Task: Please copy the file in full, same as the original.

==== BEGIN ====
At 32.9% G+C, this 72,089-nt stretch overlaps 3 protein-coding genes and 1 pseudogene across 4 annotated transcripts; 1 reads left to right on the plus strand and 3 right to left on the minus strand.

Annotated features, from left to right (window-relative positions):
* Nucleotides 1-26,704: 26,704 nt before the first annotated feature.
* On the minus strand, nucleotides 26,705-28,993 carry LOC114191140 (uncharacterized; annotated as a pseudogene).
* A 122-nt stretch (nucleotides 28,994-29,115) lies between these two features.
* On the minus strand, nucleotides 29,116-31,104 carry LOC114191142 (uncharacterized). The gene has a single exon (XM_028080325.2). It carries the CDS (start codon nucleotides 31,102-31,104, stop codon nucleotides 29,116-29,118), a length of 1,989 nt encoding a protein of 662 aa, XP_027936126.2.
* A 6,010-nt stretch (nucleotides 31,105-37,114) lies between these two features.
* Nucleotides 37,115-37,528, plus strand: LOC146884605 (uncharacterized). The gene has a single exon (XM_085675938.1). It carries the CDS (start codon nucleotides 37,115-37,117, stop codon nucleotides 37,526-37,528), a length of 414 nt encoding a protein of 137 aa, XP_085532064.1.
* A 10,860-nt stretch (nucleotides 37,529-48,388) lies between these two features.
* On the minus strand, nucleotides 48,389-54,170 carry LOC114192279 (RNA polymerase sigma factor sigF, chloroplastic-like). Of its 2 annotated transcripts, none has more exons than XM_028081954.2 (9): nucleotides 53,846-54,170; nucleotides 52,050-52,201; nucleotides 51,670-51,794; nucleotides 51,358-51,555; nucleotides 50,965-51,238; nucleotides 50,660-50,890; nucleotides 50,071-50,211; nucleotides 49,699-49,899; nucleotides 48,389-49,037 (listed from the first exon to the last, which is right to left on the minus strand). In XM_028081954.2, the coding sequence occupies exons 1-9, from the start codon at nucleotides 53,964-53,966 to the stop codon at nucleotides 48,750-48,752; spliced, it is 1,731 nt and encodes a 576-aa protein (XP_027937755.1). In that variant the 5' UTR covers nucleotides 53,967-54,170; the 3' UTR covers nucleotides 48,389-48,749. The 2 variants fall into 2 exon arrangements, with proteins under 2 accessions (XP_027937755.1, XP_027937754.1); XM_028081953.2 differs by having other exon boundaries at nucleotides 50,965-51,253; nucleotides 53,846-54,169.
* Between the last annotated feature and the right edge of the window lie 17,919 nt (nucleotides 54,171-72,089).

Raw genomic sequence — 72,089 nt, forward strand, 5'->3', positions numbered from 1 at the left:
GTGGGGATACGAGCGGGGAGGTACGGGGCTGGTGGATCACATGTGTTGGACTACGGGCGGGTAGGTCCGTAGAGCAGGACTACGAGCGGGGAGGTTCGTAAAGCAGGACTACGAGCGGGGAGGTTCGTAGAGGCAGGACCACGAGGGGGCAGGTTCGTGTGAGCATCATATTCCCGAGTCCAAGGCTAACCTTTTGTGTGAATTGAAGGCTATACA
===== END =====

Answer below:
At 32.9% G+C, this 72,089-nt stretch overlaps 3 protein-coding genes and 1 pseudogene across 4 annotated transcripts; 1 reads left to right on the plus strand and 3 right to left on the minus strand.

Annotated features, from left to right (window-relative positions):
* Nucleotides 1-26,704: 26,704 nt before the first annotated feature.
* On the minus strand, nucleotides 26,705-28,993 carry LOC114191140 (uncharacterized; annotated as a pseudogene).
* A 122-nt stretch (nucleotides 28,994-29,115) lies between these two features.
* On the minus strand, nucleotides 29,116-31,104 carry LOC114191142 (uncharacterized). The gene has a single exon (XM_028080325.2). It carries the CDS (start codon nucleotides 31,102-31,104, stop codon nucleotides 29,116-29,118), a length of 1,989 nt encoding a protein of 662 aa, XP_027936126.2.
* A 6,010-nt stretch (nucleotides 31,105-37,114) lies between these two features.
* Nucleotides 37,115-37,528, plus strand: LOC146884605 (uncharacterized). The gene has a single exon (XM_085675938.1). It carries the CDS (start codon nucleotides 37,115-37,117, stop codon nucleotides 37,526-37,528), a length of 414 nt encoding a protein of 137 aa, XP_085532064.1.
* A 10,860-nt stretch (nucleotides 37,529-48,388) lies between these two features.
* On the minus strand, nucleotides 48,389-54,170 carry LOC114192279 (RNA polymerase sigma factor sigF, chloroplastic-like). Of its 2 annotated transcripts, none has more exons than XM_028081954.2 (9): nucleotides 53,846-54,170; nucleotides 52,050-52,201; nucleotides 51,670-51,794; nucleotides 51,358-51,555; nucleotides 50,965-51,238; nucleotides 50,660-50,890; nucleotides 50,071-50,211; nucleotides 49,699-49,899; nucleotides 48,389-49,037 (listed from the first exon to the last, which is right to left on the minus strand). In XM_028081954.2, the coding sequence occupies exons 1-9, from the start codon at nucleotides 53,964-53,966 to the stop codon at nucleotides 48,750-48,752; spliced, it is 1,731 nt and encodes a 576-aa protein (XP_027937755.1). In that variant the 5' UTR covers nucleotides 53,967-54,170; the 3' UTR covers nucleotides 48,389-48,749. The 2 variants fall into 2 exon arrangements, with proteins under 2 accessions (XP_027937755.1, XP_027937754.1); XM_028081953.2 differs by having other exon boundaries at nucleotides 50,965-51,253; nucleotides 53,846-54,169.
* Between the last annotated feature and the right edge of the window lie 17,919 nt (nucleotides 54,171-72,089).

Raw genomic sequence — 72,089 nt, forward strand, 5'->3', positions numbered from 1 at the left:
GTGGGGATACGAGCGGGGAGGTACGGGGCTGGTGGATCACATGTGTTGGACTACGGGCGGGTAGGTCCGTAGAGCAGGACTACGAGCGGGGAGGTTCGTAAAGCAGGACTACGAGCGGGGAGGTTCGTAGAGGCAGGACCACGAGGGGGCAGGTTCGTGTGAGCATCATATTCCCGAGTCCAAGGCTAACCTTTTGTGTGAATTGAAGGCTATACA